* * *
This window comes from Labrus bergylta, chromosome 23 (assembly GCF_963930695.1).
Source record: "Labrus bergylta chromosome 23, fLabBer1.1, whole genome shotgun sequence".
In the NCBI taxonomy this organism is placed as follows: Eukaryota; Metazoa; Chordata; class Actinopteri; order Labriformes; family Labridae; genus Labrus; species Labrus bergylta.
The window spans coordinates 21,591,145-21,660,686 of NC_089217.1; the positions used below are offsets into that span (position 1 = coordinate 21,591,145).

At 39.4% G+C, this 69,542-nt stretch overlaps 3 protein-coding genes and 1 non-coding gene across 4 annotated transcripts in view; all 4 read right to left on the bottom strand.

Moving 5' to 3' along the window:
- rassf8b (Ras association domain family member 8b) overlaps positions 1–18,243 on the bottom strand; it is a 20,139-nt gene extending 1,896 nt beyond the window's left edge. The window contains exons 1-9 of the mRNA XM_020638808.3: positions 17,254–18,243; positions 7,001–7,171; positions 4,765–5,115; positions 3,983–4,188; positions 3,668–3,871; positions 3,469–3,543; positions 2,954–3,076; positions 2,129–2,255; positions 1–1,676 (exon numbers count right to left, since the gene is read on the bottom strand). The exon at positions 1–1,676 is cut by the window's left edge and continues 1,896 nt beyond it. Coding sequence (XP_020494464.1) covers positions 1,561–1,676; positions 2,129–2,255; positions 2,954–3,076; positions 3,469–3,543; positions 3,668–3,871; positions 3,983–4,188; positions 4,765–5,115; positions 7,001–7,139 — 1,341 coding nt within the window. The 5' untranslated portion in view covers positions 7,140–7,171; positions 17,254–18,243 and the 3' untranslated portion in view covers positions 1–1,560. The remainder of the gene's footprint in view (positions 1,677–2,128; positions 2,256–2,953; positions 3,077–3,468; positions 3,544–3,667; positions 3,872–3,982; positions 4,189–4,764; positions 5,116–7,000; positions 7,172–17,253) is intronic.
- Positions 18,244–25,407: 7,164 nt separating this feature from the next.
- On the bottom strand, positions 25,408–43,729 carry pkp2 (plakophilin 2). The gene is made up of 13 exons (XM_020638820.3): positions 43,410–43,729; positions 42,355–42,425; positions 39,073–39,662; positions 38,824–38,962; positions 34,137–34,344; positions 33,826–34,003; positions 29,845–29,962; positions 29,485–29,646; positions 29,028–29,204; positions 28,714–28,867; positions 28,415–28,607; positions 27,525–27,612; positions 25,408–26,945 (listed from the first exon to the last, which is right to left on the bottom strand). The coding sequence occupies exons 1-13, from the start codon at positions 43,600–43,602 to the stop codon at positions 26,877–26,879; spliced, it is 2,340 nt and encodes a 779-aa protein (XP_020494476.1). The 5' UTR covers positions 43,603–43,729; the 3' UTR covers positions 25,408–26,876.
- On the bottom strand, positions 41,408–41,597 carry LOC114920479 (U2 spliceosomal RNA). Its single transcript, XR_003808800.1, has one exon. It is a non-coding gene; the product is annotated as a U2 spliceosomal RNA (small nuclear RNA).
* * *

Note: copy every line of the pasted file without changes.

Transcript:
This window comes from Labrus bergylta, chromosome 23 (assembly GCF_963930695.1).
Source record: "Labrus bergylta chromosome 23, fLabBer1.1, whole genome shotgun sequence".
In the NCBI taxonomy this organism is placed as follows: Eukaryota; Metazoa; Chordata; class Actinopteri; order Labriformes; family Labridae; genus Labrus; species Labrus bergylta.
The window spans coordinates 21,591,145-21,660,686 of NC_089217.1; the positions used below are offsets into that span (position 1 = coordinate 21,591,145).

At 39.4% G+C, this 69,542-nt stretch overlaps 3 protein-coding genes and 1 non-coding gene across 4 annotated transcripts in view; all 4 read right to left on the bottom strand.

Moving 5' to 3' along the window:
- rassf8b (Ras association domain family member 8b) overlaps positions 1–18,243 on the bottom strand; it is a 20,139-nt gene extending 1,896 nt beyond the window's left edge. The window contains exons 1-9 of the mRNA XM_020638808.3: positions 17,254–18,243; positions 7,001–7,171; positions 4,765–5,115; positions 3,983–4,188; positions 3,668–3,871; positions 3,469–3,543; positions 2,954–3,076; positions 2,129–2,255; positions 1–1,676 (exon numbers count right to left, since the gene is read on the bottom strand). The exon at positions 1–1,676 is cut by the window's left edge and continues 1,896 nt beyond it. Coding sequence (XP_020494464.1) covers positions 1,561–1,676; positions 2,129–2,255; positions 2,954–3,076; positions 3,469–3,543; positions 3,668–3,871; positions 3,983–4,188; positions 4,765–5,115; positions 7,001–7,139 — 1,341 coding nt within the window. The 5' untranslated portion in view covers positions 7,140–7,171; positions 17,254–18,243 and the 3' untranslated portion in view covers positions 1–1,560. The remainder of the gene's footprint in view (positions 1,677–2,128; positions 2,256–2,953; positions 3,077–3,468; positions 3,544–3,667; positions 3,872–3,982; positions 4,189–4,764; positions 5,116–7,000; positions 7,172–17,253) is intronic.
- Positions 18,244–25,407: 7,164 nt separating this feature from the next.
- On the bottom strand, positions 25,408–43,729 carry pkp2 (plakophilin 2). The gene is made up of 13 exons (XM_020638820.3): positions 43,410–43,729; positions 42,355–42,425; positions 39,073–39,662; positions 38,824–38,962; positions 34,137–34,344; positions 33,826–34,003; positions 29,845–29,962; positions 29,485–29,646; positions 29,028–29,204; positions 28,714–28,867; positions 28,415–28,607; positions 27,525–27,612; positions 25,408–26,945 (listed from the first exon to the last, which is right to left on the bottom strand). The coding sequence occupies exons 1-13, from the start codon at positions 43,600–43,602 to the stop codon at positions 26,877–26,879; spliced, it is 2,340 nt and encodes a 779-aa protein (XP_020494476.1). The 5' UTR covers positions 43,603–43,729; the 3' UTR covers positions 25,408–26,876.
- On the bottom strand, positions 41,408–41,597 carry LOC114920479 (U2 spliceosomal RNA). Its single transcript, XR_003808800.1, has one exon. It is a non-coding gene; the product is annotated as a U2 spliceosomal RNA (small nuclear RNA).